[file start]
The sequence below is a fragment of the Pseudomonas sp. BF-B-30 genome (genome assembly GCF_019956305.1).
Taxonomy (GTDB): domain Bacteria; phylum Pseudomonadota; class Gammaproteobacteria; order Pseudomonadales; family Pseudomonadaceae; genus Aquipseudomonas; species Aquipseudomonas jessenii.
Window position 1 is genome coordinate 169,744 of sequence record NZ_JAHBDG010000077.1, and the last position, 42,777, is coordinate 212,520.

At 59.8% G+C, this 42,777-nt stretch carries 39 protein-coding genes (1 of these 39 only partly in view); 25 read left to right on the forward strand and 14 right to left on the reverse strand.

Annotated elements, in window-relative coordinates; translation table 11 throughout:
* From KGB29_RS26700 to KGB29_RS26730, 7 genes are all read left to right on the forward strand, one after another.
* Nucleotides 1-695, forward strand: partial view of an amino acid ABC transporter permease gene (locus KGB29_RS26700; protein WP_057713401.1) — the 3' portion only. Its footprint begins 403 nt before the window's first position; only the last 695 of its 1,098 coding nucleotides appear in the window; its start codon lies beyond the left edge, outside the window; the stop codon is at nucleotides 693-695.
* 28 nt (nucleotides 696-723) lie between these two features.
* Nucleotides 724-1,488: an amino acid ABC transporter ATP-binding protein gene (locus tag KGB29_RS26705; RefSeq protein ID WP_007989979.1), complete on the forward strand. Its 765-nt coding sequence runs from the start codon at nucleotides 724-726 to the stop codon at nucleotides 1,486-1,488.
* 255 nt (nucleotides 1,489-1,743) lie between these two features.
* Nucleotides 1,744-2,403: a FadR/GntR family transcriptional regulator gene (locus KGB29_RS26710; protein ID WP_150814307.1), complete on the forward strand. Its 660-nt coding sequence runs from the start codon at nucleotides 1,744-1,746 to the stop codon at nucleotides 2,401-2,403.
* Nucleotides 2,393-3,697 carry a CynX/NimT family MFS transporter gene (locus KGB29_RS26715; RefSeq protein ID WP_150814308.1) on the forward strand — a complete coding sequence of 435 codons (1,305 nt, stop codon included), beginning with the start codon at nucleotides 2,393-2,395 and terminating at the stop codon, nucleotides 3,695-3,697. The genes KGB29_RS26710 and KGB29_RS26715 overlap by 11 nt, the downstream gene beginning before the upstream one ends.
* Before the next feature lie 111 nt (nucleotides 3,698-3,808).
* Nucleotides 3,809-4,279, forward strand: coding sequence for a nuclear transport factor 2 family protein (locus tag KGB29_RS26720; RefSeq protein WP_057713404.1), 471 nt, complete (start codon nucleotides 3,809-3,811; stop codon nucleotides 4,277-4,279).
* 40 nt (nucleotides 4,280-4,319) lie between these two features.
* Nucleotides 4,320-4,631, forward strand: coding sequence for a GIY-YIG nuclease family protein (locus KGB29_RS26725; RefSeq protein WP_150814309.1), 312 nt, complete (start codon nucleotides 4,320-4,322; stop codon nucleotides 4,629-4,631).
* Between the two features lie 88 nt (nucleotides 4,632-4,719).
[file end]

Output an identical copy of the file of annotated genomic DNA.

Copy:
The sequence below is a fragment of the Pseudomonas sp. BF-B-30 genome (genome assembly GCF_019956305.1).
Taxonomy (GTDB): domain Bacteria; phylum Pseudomonadota; class Gammaproteobacteria; order Pseudomonadales; family Pseudomonadaceae; genus Aquipseudomonas; species Aquipseudomonas jessenii.
Window position 1 is genome coordinate 169,744 of sequence record NZ_JAHBDG010000077.1, and the last position, 42,777, is coordinate 212,520.

At 59.8% G+C, this 42,777-nt stretch carries 39 protein-coding genes (1 of these 39 only partly in view); 25 read left to right on the forward strand and 14 right to left on the reverse strand.

Annotated elements, in window-relative coordinates; translation table 11 throughout:
* From KGB29_RS26700 to KGB29_RS26730, 7 genes are all read left to right on the forward strand, one after another.
* Nucleotides 1-695, forward strand: partial view of an amino acid ABC transporter permease gene (locus KGB29_RS26700; protein WP_057713401.1) — the 3' portion only. Its footprint begins 403 nt before the window's first position; only the last 695 of its 1,098 coding nucleotides appear in the window; its start codon lies beyond the left edge, outside the window; the stop codon is at nucleotides 693-695.
* 28 nt (nucleotides 696-723) lie between these two features.
* Nucleotides 724-1,488: an amino acid ABC transporter ATP-binding protein gene (locus tag KGB29_RS26705; RefSeq protein ID WP_007989979.1), complete on the forward strand. Its 765-nt coding sequence runs from the start codon at nucleotides 724-726 to the stop codon at nucleotides 1,486-1,488.
* 255 nt (nucleotides 1,489-1,743) lie between these two features.
* Nucleotides 1,744-2,403: a FadR/GntR family transcriptional regulator gene (locus KGB29_RS26710; protein ID WP_150814307.1), complete on the forward strand. Its 660-nt coding sequence runs from the start codon at nucleotides 1,744-1,746 to the stop codon at nucleotides 2,401-2,403.
* Nucleotides 2,393-3,697 carry a CynX/NimT family MFS transporter gene (locus KGB29_RS26715; RefSeq protein ID WP_150814308.1) on the forward strand — a complete coding sequence of 435 codons (1,305 nt, stop codon included), beginning with the start codon at nucleotides 2,393-2,395 and terminating at the stop codon, nucleotides 3,695-3,697. The genes KGB29_RS26710 and KGB29_RS26715 overlap by 11 nt, the downstream gene beginning before the upstream one ends.
* Before the next feature lie 111 nt (nucleotides 3,698-3,808).
* Nucleotides 3,809-4,279, forward strand: coding sequence for a nuclear transport factor 2 family protein (locus tag KGB29_RS26720; RefSeq protein WP_057713404.1), 471 nt, complete (start codon nucleotides 3,809-3,811; stop codon nucleotides 4,277-4,279).
* 40 nt (nucleotides 4,280-4,319) lie between these two features.
* Nucleotides 4,320-4,631, forward strand: coding sequence for a GIY-YIG nuclease family protein (locus KGB29_RS26725; RefSeq protein WP_150814309.1), 312 nt, complete (start codon nucleotides 4,320-4,322; stop codon nucleotides 4,629-4,631).
* Between the two features lie 88 nt (nucleotides 4,632-4,719).